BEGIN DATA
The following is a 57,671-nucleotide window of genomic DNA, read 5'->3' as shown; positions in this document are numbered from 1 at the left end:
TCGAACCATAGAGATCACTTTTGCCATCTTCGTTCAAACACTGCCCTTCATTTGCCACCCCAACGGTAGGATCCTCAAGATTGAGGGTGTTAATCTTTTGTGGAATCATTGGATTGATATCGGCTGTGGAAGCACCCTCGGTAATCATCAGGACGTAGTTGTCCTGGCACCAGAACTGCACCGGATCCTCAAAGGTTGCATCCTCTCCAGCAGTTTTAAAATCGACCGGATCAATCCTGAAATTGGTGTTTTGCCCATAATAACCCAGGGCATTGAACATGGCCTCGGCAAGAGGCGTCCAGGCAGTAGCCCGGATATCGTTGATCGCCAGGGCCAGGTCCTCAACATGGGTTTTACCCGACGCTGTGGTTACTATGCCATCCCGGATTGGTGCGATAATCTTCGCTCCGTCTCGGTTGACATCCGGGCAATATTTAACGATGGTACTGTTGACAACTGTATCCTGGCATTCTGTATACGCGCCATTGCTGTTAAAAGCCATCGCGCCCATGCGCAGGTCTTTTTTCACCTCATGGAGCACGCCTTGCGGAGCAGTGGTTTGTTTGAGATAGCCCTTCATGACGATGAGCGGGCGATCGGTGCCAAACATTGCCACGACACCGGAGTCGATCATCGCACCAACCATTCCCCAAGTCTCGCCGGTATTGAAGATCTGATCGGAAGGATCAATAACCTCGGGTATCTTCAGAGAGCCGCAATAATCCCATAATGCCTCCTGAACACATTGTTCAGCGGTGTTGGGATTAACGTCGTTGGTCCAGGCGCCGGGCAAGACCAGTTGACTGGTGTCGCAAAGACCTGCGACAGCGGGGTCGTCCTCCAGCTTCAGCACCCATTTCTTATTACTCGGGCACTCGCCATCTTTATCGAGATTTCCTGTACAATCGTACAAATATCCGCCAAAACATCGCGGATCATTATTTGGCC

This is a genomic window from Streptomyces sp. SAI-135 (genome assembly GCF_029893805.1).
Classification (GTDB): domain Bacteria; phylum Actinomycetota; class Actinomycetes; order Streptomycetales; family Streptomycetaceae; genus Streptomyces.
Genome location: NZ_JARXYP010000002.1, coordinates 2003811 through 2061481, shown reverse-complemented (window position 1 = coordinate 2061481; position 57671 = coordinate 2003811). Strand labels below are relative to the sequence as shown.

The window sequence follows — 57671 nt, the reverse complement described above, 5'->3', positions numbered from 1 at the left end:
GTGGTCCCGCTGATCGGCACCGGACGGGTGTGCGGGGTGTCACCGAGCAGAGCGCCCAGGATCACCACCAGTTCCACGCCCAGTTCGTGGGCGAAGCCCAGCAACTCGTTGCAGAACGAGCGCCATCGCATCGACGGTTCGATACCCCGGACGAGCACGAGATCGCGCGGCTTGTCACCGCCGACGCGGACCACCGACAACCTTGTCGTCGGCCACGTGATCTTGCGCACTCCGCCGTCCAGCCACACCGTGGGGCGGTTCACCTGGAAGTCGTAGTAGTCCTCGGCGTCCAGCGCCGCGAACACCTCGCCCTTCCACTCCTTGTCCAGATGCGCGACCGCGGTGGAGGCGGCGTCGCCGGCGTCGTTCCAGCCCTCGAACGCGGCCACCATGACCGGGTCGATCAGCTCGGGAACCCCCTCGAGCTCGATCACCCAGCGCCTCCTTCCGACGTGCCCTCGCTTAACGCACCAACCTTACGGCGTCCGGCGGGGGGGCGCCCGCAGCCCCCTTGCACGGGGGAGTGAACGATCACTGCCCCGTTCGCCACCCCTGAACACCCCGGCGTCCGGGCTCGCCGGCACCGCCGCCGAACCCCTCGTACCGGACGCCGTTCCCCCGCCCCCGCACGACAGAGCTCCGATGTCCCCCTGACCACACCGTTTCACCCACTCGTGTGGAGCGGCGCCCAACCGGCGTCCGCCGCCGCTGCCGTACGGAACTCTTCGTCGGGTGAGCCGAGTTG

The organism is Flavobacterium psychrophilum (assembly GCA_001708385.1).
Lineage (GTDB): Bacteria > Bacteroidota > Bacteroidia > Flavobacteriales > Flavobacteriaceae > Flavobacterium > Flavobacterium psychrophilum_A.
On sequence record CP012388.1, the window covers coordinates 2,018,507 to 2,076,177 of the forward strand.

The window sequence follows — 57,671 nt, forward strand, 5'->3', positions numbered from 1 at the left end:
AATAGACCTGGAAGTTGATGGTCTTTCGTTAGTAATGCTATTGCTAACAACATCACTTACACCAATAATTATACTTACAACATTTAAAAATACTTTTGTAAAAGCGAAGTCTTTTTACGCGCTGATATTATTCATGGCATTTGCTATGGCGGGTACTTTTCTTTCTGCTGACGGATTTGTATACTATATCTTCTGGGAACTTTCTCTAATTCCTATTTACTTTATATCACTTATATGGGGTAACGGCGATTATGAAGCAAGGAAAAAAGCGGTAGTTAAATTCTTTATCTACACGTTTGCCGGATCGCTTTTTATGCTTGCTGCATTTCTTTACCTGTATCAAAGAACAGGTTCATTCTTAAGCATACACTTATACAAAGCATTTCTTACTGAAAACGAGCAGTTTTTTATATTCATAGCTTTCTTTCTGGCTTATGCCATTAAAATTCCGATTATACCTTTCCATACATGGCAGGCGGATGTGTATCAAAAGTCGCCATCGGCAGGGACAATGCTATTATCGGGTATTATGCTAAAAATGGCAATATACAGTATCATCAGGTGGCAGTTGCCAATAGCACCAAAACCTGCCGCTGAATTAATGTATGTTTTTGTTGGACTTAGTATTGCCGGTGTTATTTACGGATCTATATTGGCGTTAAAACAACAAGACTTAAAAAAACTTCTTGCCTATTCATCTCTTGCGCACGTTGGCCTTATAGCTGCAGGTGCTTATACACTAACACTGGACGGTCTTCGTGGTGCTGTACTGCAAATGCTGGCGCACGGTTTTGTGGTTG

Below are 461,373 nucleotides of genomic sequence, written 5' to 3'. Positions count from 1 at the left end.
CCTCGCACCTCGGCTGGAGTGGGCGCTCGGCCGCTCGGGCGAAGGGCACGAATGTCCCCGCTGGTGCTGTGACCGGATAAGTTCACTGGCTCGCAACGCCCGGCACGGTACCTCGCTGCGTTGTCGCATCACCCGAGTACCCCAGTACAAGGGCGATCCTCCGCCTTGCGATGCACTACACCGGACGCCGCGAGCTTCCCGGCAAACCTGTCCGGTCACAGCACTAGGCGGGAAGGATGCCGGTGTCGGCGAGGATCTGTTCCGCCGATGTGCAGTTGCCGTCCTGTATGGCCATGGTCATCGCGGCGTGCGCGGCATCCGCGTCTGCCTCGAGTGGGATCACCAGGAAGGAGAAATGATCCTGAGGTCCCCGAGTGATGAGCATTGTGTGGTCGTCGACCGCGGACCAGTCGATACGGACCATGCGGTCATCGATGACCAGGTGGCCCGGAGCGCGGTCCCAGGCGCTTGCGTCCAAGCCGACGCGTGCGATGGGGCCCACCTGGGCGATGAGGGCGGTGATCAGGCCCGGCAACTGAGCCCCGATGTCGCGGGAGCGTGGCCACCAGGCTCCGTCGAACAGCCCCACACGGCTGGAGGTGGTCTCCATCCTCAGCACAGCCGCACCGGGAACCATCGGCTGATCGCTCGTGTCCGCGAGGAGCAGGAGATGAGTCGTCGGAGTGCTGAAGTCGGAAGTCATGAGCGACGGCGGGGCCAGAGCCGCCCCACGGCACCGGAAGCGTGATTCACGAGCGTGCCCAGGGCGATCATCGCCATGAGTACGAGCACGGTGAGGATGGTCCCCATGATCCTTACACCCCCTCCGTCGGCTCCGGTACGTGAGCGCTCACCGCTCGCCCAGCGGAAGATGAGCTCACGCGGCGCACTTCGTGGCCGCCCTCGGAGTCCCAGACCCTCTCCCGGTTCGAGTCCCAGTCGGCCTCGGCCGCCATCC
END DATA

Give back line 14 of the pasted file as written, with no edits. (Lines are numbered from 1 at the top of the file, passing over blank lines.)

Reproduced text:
CCTCGCACCTCGGCTGGAGTGGGCGCTCGGCCGCTCGGGCGAAGGGCACGAATGTCCCCGCTGGTGCTGTGACCGGATAAGTTCACTGGCTCGCAACGCCCGGCACGGTACCTCGCTGCGTTGTCGCATCACCCGAGTACCCCAGTACAAGGGCGATCCTCCGCCTTGCGATGCACTACACCGGACGCCGCGAGCTTCCCGGCAAACCTGTCCGGTCACAGCACTAGGCGGGAAGGATGCCGGTGTCGGCGAGGATCTGTTCCGCCGATGTGCAGTTGCCGTCCTGTATGGCCATGGTCATCGCGGCGTGCGCGGCATCCGCGTCTGCCTCGAGTGGGATCACCAGGAAGGAGAAATGATCCTGAGGTCCCCGAGTGATGAGCATTGTGTGGTCGTCGACCGCGGACCAGTCGATACGGACCATGCGGTCATCGATGACCAGGTGGCCCGGAGCGCGGTCCCAGGCGCTTGCGTCCAAGCCGACGCGTGCGATGGGGCCCACCTGGGCGATGAGGGCGGTGATCAGGCCCGGCAACTGAGCCCCGATGTCGCGGGAGCGTGGCCACCAGGCTCCGTCGAACAGCCCCACACGGCTGGAGGTGGTCTCCATCCTCAGCACAGCCGCACCGGGAACCATCGGCTGATCGCTCGTGTCCGCGAGGAGCAGGAGATGAGTCGTCGGAGTGCTGAAGTCGGAAGTCATGAGCGACGGCGGGGCCAGAGCCGCCCCACGGCACCGGAAGCGTGATTCACGAGCGTGCCCAGGGCGATCATCGCCATGAGTACGAGCACGGTGAGGATGGTCCCCATGATCCTTACACCCCCTCCGTCGGCTCCGGTACGTGAGCGCTCACCGCTCGCCCAGCGGAAGATGAGCTCACGCGGCGCACTTCGTGGCCGCCCTCGGAGTCCCAGACCCTCTCCCGGTTCGAGTCCCAGTCGGCCTCGGCCGCCATCC